Controversy has existed for years around the subject of SAT and ACT accommodations, and that controversy seems to revolve around three critical themes: 1) Equity—Are all deserving students receiving fair access to SAT and ACT accommodations? 2) Legitimacy—Are the accommodations the right ones for the specific diagnoses? 3) Validity—Do these SAT and ACT accommodations truly accommodate the disabling conditions or rather do they modify the exam, undermining its standardization? Equity.  Equity is a serious matter: A 2000 California audit concluded that those getting SAT or ACT accommodations "were disproportionately white, or were more likely to come from an affluent family or to attend a private school."  More than a decade later, the Chicago Tribune's review of data obtained under open records laws indicated in Illinois that the percentage of test takers with accommodations doubled the national average.  Schools in wealthy districts with predominantly white students were at the top of the list. Where there is wealth, there is an elevated level of advocacy and subsequently elevated levels of SAT or ACT accommodations.  That trend indicates that while accommodations are intended to level the playing field for disabled students, the administration of those accommodations is not working out equitably by socioeconomic factors. Legitimacy.  An interesting criticism on the legitimacy of accommodations has been offered by Boston University professor Ari Trachtenberg is his Sept. 2016 Chronicle of Higher Ed piece “ADA in the Classroom: Suitable Accommodation or Legalized Cheating?” He argues principally that there is a lack of research evidence for the connection between an accommodation and the disability.  “In effect, both the College Board and some colleges (which base their own policies for accommodations around the board’s practices) appear to be providing an advantage to some students on rigorously controlled tests, without a rigorous foundation for the accommodation.”  At the heart of his argument, again, is the matter of time. He sees the granting of extended time as a one-size-fits-all concession The College Board, ACT, and universities make without a specific rationale for the merits of that accommodation in relation to the specific disability in question: “Accommodations must be specific to circumstances, and transparently published for specific disabilities, just like grading rubrics and curves.  It may be convenient for both the universities and the students to indiscriminately agree to simple accommodations such as time extension for a whole host of disabilities in prima facie compliance with the ADA, but this dilutes the integrity of the academic process without providing a definable benefit, either to those students who are disabled, or to those who are not.” Trachtenberg’s premise is that time matters: he values some speeded component of his tests, and so accommodating that component—unless rigorously justified—could modify the validity of his exams. Validity.  Trachtenberg’s line of reasoning is taken to a logical extreme by Bruce Pardy of Queen’s University Faculty of Law in his August 2016 Education and Law Journal article “Head Starts and Extra Time: Academic Accommodation on Post-Secondary Exams and Assignments for Cognitive and Mental Disabilities.” Pardy argues [...]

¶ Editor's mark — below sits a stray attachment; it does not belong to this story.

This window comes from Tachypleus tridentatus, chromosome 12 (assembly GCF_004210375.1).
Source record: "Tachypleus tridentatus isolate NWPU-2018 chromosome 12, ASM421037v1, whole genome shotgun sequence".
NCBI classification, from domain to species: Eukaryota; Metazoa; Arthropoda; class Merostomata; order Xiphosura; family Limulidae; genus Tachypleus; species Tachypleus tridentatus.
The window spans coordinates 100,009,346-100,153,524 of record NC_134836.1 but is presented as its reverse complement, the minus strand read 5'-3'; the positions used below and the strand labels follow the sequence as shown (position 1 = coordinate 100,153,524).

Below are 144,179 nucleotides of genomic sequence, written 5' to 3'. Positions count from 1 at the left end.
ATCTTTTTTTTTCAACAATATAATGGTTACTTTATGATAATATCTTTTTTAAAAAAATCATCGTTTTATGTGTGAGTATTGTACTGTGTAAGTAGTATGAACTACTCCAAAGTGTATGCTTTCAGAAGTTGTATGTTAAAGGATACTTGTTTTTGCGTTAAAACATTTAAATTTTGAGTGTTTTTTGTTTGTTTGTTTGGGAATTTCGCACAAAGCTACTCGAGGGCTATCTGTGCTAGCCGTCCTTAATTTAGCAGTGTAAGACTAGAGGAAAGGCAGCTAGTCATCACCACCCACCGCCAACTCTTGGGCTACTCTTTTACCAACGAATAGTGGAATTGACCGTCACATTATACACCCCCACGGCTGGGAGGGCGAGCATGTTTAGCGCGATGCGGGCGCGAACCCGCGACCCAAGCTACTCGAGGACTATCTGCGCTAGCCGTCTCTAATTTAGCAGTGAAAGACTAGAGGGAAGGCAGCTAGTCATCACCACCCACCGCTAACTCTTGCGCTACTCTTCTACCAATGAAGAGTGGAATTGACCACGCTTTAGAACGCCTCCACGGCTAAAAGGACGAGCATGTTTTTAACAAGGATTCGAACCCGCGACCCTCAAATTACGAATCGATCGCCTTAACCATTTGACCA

By |2017-11-03T06:08:19+00:00November 3, 2017|ACT SP, SAT SP, School Programs, Special|1 Comment